A recovery coach is an individual who has gone through a nominal amount of training in order to provide paid support for men and women suffering from the disease of addiction. Namely, this includes drug and alcohol use associated with substance use disorder or SUD. Recovery coaches often work with both individuals in active addiction and people in long-term recovery. The support that recovery coaches provide however, will vary. But exactly what is the role of a recovery coach and what kind of support do they provide? Are they qualified to create or provide treatment? What about offering advice or counseling? Exactly how much training does a recovery coach have? Who hires them and what does a certificate in recovery coaching mean? Are recovery coaches true support specialists or sophisticated scam artists?
What is the Role of a Recovery Coach?
To determine the appropriate role of a recovery coach, I’d like to start with what they are not qualified to do. For instance, a recovery coach is not allowed nor are they qualified to provide primary treatment for addiction. They are not equipped to diagnose any disorder nor are they associated with any particular treatment modality or recovery method. Instead, a recovery coach acts more like a mentor or a 12 step (Alcoholics Anonymous) sponsor. Recovery coaches are qualified to provide support and praise for any positive life changes. They are qualified to suggest ongoing support through community, treatment, empathy, listening and helping individuals with the disease of addiction to improve their present life. Essentially, this kind of support has the potential to help an individual with avoiding triggers, drug relapse prevention and living an overall better and healthier life.
Recovery coaches are not licensed counselors and are not trained to work to heal trauma or cope with emotions or false beliefs. In essence, a recovery coach is there to listen and direct individuals with addiction issues to real resources for addiction treatment and recovery without providing any real advice or counseling.
How Much Training Do Recovery Coaches Possess
Unlike licensed therapists and counselors who’ve underwent a minimum of 6 years of schooling and a multitude of practicum hours to obtain a master’s degree and a license, a recovery coach may have as little as a few hours to a few days of training. At the end of the program, a certificate is issued that may or may not be qualified by the state. Legitimate recovery coaching programs follow state guidelines and provide legitimate certificates that enable those who “graduate” from the program to start an independent career as a recovery coach. Depending on state guidelines and the facility, students may or may not have to pass a test before they can obtain a certificate.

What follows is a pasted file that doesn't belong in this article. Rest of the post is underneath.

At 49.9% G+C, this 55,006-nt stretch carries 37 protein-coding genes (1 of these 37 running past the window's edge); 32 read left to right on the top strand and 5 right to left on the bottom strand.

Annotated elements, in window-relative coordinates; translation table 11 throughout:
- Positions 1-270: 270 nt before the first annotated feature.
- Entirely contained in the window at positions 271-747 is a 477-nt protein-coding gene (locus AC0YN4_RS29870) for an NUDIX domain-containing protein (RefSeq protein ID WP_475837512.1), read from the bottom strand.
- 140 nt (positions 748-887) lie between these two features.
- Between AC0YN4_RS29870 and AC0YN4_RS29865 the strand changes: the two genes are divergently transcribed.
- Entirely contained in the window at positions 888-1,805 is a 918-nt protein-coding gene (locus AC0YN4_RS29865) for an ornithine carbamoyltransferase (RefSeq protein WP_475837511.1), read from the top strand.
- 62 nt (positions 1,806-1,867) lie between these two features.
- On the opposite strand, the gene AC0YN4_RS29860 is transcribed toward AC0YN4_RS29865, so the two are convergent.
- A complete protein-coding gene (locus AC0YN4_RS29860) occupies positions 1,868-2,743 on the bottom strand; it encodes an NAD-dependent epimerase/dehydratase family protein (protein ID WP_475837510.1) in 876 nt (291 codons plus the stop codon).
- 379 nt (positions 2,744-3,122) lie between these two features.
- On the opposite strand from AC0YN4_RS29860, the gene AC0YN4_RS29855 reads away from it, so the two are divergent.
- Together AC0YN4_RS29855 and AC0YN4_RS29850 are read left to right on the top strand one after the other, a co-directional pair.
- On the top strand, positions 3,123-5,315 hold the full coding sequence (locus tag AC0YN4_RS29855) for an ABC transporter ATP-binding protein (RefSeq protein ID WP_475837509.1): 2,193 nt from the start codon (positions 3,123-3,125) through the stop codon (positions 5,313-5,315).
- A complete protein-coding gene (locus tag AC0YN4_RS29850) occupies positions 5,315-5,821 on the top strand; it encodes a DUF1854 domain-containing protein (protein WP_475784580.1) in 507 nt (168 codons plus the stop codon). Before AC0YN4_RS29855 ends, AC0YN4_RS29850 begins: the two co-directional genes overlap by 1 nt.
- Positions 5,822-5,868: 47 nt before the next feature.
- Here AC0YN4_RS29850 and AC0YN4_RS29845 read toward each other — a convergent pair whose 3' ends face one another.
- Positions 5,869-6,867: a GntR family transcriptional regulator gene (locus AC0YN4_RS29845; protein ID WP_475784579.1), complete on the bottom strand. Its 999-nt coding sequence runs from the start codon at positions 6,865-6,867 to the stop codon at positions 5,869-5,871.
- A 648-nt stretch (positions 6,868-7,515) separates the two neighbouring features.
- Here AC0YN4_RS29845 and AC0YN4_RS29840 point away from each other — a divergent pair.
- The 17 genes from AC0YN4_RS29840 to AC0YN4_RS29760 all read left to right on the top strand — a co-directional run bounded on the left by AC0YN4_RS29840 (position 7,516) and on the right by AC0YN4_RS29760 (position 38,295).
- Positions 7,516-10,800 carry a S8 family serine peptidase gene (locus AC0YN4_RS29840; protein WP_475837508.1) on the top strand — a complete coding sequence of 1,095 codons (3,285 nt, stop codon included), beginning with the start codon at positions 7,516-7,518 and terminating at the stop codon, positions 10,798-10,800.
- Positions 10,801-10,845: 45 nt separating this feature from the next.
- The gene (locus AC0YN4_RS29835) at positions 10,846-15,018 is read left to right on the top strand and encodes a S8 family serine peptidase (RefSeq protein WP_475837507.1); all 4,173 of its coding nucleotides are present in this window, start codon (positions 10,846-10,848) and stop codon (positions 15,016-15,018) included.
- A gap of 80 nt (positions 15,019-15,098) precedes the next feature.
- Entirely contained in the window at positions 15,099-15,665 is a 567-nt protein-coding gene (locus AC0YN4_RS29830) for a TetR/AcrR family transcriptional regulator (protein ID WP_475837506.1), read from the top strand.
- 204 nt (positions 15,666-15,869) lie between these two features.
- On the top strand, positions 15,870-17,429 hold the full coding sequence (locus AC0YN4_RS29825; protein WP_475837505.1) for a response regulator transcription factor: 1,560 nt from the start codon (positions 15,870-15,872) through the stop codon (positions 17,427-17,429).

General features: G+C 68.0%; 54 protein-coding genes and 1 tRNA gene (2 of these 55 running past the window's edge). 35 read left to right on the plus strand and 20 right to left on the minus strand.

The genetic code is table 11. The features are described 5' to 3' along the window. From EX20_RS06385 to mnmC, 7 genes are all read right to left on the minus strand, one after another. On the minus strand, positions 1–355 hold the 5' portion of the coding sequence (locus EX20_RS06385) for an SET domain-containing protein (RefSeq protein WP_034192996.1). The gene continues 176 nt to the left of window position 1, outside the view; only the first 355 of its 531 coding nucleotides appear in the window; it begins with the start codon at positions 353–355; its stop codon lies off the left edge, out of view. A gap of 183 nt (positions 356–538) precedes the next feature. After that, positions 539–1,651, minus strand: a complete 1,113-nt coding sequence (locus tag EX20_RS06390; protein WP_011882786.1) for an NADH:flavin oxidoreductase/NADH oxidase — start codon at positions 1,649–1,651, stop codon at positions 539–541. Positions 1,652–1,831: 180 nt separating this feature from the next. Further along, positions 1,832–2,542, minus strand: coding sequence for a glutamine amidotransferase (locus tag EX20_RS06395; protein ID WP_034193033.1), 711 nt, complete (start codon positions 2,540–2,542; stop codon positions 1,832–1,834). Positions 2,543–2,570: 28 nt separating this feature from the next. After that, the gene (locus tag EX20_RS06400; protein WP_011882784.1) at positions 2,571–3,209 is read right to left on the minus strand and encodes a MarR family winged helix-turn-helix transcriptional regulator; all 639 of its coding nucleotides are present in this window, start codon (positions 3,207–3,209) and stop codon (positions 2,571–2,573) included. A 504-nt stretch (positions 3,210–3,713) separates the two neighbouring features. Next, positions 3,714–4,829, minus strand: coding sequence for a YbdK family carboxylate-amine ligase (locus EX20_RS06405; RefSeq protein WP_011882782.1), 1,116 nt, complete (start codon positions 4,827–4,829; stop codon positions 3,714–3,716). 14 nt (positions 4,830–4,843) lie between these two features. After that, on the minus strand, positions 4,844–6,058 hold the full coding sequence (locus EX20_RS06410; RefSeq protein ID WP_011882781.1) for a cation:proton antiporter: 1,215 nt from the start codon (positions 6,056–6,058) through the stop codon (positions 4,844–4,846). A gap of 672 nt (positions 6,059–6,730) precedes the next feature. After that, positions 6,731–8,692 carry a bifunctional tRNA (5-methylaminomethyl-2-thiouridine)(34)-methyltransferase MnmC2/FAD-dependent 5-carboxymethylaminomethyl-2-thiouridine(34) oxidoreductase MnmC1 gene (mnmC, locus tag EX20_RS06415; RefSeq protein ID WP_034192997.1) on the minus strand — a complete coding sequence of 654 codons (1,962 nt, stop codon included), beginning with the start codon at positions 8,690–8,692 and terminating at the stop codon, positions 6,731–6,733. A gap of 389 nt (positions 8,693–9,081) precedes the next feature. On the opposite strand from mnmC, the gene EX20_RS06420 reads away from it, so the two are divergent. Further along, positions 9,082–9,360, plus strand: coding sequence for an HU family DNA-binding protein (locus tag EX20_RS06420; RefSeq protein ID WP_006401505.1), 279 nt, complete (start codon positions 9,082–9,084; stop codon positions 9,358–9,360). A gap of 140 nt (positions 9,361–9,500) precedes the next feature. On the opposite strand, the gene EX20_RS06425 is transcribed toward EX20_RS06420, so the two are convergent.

On the other hand, there are a plethora of recovery coaching outfits that provide illegitimate “training” strictly to make money and the certificates they provide means nothing.
Anyone considering becoming a recovery coach would be wise to do their homework to determine whether or not the recovery coaching program they enroll in is legitimate.
Beware of Scams and Recovery Coaches who misuse their certificate and training
Anyone who attends any type of legitimate schooling and higher education in order to better themselves, especially in order to help others should be commended. However, recovery coaches have very specific jobs and endeavoring outside the scope of what they are qualified to do could be a detriment to their clients.
Ultimately, men and women suffering from drug addiction (substance use disorder) whether they are living in active addiction or new to recovery are vulnerable and hire recovery coaches because they don’t feel like they can do it on their own. This is perfectly normal. However, because people new to recovery or individuals still using drugs are highly malleable, recovery coaches possess a kind of power that can help an individual re-invent themselves or cause significant damage. Even recovery coaches with good intentions may cause damage if they get cocky and think they can use their certificate and training to provide direct advice and/or counsel people.
Unfortunately, too many recovery coaches cause more harm than good simply because they think that their training gives them the ability (and the right) to walk individuals through difficult or traumatic situations and events. Unfortunately, those that do this, unless they got lucky, often create more problems in a recovering addict’s life and exacerbate the possibility of a drug relapse.
While recovery coaching and their certificates are not scams within themselves, there are many who misuse their influence over addicts by providing services they’re not qualified to offer and end up causing more harm than good. An addict who ends up relapsing due to bad advice or counsel from someone not trained like a recovery coach may ultimately overdose and die. This is why those who consider hiring recovery coaches need to beware of who they hire and work with.
Always find out where a recovery or life coach has undergone their training and research whether or not their certificate is state provided. Moreover, don’t put a recovery coach on a pedestal. They don’t know everything and they’re not always right. That said, when done right, a recovery coach may just be able to provide the additional support one needs to move in a positive direction away from drugs and towards quality of life.
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Written and Published By William Charles, Owner/Publisher of Kill the Heroin Epidemic Nationwide™, Heroin News, and the National Alliance of Addiction Treatment Centers (NAATC)
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